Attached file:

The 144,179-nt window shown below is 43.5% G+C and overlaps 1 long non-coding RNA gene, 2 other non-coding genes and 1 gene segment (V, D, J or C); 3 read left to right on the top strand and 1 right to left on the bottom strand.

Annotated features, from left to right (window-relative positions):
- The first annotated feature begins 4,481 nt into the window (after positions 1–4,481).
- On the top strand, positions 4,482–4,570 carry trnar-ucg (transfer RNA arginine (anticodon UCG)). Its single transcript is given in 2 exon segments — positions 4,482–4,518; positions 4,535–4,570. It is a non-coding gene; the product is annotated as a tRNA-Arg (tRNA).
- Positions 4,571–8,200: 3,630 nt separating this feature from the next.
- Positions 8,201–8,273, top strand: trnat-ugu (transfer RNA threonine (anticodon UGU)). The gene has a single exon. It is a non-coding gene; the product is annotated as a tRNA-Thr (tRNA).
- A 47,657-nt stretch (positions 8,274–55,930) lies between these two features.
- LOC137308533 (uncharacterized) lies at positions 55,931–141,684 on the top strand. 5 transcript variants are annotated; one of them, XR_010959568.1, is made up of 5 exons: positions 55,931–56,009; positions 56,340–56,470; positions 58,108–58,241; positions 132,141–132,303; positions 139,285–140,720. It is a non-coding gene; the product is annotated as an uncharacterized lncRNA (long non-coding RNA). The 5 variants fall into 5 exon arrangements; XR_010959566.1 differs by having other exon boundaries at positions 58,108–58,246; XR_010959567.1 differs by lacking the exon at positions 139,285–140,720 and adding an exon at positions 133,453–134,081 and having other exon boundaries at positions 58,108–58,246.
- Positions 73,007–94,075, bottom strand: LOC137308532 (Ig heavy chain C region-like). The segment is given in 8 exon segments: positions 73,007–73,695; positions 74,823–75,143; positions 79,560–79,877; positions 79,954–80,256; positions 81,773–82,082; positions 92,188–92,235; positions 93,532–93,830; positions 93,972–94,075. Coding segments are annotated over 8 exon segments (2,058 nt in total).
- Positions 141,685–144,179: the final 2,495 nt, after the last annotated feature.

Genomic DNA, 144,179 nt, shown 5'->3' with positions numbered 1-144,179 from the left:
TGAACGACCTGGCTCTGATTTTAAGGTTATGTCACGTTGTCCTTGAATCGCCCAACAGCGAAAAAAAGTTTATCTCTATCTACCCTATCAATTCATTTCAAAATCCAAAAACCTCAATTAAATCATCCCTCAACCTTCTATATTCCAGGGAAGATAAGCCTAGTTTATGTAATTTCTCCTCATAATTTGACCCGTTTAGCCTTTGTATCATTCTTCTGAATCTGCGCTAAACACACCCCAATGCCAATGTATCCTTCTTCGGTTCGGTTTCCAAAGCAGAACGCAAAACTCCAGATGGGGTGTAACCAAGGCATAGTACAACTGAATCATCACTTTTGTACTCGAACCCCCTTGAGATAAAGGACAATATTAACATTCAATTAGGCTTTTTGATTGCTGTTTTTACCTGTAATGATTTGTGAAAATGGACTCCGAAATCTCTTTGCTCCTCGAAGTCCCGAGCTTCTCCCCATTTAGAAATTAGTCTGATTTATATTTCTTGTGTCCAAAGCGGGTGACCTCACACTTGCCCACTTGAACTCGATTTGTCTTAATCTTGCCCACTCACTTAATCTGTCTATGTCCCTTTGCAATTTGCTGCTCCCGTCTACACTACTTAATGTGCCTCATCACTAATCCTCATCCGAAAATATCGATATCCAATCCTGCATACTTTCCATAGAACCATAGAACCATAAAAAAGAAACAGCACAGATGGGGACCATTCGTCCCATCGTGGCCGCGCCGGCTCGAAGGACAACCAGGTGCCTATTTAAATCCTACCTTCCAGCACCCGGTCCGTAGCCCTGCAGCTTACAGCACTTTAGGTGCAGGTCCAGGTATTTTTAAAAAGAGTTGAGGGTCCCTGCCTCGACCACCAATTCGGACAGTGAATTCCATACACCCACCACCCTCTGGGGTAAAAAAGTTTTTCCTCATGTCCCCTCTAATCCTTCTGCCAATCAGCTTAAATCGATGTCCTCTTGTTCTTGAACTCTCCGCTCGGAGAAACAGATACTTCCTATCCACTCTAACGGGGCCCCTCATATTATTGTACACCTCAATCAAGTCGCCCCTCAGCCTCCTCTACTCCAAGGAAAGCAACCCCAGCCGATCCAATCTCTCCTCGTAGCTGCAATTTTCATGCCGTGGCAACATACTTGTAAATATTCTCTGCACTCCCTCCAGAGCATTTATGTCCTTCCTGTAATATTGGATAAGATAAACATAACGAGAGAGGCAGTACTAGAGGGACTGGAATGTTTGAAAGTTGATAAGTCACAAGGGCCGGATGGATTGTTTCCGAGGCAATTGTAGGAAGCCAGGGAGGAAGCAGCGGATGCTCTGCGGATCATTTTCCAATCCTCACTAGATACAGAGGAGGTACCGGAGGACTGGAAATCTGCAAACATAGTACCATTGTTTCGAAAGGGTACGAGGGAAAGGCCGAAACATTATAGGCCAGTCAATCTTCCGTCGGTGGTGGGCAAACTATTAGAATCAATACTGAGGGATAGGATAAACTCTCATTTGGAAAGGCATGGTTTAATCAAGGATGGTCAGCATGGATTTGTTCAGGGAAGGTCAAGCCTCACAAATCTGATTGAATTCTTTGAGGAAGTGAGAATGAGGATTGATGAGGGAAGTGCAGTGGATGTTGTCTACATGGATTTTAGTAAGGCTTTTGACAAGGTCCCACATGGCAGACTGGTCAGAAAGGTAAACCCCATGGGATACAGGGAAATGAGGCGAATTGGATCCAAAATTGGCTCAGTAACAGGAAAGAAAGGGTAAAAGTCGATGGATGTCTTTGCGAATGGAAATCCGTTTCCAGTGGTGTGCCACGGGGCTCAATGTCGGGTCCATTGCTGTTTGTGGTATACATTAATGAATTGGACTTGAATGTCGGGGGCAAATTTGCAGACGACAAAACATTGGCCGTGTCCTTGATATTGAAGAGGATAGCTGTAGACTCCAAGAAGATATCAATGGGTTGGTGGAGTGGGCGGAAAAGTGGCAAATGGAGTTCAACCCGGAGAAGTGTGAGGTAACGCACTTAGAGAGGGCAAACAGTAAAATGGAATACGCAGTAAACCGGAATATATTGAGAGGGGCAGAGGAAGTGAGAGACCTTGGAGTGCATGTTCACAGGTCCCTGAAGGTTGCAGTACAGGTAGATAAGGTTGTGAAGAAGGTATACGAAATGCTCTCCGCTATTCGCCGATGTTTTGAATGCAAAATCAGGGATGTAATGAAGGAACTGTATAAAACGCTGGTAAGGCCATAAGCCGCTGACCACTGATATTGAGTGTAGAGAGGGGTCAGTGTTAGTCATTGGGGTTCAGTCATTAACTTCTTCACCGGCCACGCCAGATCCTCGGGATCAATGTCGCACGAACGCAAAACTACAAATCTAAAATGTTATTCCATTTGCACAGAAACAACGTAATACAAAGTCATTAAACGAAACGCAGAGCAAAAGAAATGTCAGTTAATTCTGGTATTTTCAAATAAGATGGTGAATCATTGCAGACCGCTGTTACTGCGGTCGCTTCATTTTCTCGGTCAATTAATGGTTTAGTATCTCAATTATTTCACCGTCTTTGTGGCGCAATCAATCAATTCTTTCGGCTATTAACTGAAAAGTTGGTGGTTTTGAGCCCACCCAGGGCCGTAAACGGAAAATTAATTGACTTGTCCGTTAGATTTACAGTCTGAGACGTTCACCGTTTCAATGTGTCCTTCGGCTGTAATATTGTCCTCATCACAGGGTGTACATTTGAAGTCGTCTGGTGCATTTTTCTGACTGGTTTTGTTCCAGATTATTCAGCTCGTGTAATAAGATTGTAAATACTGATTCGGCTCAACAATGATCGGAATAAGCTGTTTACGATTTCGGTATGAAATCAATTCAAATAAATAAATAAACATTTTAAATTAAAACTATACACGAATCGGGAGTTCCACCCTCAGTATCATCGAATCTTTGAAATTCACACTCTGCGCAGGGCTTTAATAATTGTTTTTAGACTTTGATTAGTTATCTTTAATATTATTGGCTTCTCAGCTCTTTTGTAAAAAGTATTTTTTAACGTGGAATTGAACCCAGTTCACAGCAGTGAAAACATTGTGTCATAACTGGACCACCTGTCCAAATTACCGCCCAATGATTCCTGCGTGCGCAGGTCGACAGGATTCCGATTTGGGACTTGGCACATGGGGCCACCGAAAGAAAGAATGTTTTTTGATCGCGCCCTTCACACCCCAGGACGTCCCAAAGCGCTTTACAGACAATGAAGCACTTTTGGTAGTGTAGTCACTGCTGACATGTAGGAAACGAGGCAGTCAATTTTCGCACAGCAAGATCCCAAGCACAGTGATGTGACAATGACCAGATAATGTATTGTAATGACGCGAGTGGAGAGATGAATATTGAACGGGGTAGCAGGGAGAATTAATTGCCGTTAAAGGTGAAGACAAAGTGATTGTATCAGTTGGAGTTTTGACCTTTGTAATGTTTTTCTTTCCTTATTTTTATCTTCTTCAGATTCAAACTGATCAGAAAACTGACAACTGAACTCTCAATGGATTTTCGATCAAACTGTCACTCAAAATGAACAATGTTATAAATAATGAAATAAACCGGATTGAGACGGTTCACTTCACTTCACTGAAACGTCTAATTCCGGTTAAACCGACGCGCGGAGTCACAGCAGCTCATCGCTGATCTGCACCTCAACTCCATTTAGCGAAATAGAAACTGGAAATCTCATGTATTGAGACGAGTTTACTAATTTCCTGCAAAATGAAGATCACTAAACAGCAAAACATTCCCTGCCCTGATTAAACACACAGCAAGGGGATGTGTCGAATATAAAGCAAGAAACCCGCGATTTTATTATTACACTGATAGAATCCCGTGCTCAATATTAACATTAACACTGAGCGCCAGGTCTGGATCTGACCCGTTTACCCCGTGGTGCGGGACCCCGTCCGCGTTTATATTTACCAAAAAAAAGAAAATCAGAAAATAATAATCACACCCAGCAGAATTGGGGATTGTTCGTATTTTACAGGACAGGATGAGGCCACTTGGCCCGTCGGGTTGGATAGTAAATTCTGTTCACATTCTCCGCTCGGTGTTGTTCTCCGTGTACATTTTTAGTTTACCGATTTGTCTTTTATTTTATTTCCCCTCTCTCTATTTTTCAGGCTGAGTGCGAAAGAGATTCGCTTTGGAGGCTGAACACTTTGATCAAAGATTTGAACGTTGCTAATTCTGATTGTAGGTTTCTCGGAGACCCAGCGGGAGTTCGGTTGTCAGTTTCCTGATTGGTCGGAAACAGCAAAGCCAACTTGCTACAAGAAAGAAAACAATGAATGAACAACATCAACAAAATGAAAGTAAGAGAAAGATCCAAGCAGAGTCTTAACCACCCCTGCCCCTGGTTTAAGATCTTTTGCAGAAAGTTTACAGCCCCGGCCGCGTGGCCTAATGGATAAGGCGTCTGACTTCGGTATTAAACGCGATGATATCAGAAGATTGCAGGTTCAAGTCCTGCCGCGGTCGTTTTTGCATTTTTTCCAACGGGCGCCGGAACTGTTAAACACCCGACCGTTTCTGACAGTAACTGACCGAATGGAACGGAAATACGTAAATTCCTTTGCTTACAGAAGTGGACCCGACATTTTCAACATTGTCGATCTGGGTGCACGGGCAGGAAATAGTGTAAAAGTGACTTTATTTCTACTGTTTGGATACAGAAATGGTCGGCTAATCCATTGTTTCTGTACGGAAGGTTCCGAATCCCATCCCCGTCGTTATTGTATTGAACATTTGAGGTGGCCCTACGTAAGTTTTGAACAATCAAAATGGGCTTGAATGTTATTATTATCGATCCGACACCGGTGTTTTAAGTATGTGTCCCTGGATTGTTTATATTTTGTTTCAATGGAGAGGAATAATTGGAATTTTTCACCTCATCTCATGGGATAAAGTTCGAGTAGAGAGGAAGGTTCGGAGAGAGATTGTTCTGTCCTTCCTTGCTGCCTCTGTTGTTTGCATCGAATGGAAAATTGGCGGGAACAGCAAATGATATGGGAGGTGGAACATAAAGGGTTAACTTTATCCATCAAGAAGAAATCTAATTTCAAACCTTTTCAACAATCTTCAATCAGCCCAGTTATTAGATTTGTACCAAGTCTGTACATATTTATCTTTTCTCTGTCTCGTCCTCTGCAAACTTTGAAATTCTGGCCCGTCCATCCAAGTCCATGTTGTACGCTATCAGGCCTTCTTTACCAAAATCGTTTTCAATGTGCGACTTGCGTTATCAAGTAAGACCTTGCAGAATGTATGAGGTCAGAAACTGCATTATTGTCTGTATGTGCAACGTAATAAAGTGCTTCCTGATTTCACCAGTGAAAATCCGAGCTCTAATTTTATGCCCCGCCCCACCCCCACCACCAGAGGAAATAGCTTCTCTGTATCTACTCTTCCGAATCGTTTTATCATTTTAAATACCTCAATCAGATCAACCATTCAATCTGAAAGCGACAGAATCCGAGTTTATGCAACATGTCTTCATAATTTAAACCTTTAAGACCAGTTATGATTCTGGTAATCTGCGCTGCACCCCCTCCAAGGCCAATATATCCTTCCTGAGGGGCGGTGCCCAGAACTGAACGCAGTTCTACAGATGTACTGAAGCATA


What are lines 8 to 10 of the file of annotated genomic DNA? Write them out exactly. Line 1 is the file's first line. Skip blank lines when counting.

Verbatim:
- LOC137308533 (uncharacterized) lies at positions 55,931–141,684 on the top strand. 5 transcript variants are annotated; one of them, XR_010959568.1, is made up of 5 exons: positions 55,931–56,009; positions 56,340–56,470; positions 58,108–58,241; positions 132,141–132,303; positions 139,285–140,720. It is a non-coding gene; the product is annotated as an uncharacterized lncRNA (long non-coding RNA). The 5 variants fall into 5 exon arrangements; XR_010959566.1 differs by having other exon boundaries at positions 58,108–58,246; XR_010959567.1 differs by lacking the exon at positions 139,285–140,720 and adding an exon at positions 133,453–134,081 and having other exon boundaries at positions 58,108–58,246.
- Positions 73,007–94,075, bottom strand: LOC137308532 (Ig heavy chain C region-like). The segment is given in 8 exon segments: positions 73,007–73,695; positions 74,823–75,143; positions 79,560–79,877; positions 79,954–80,256; positions 81,773–82,082; positions 92,188–92,235; positions 93,532–93,830; positions 93,972–94,075. Coding segments are annotated over 8 exon segments (2,058 nt in total).
- Positions 141,685–144,179: the final 2,495 nt, after the last annotated feature.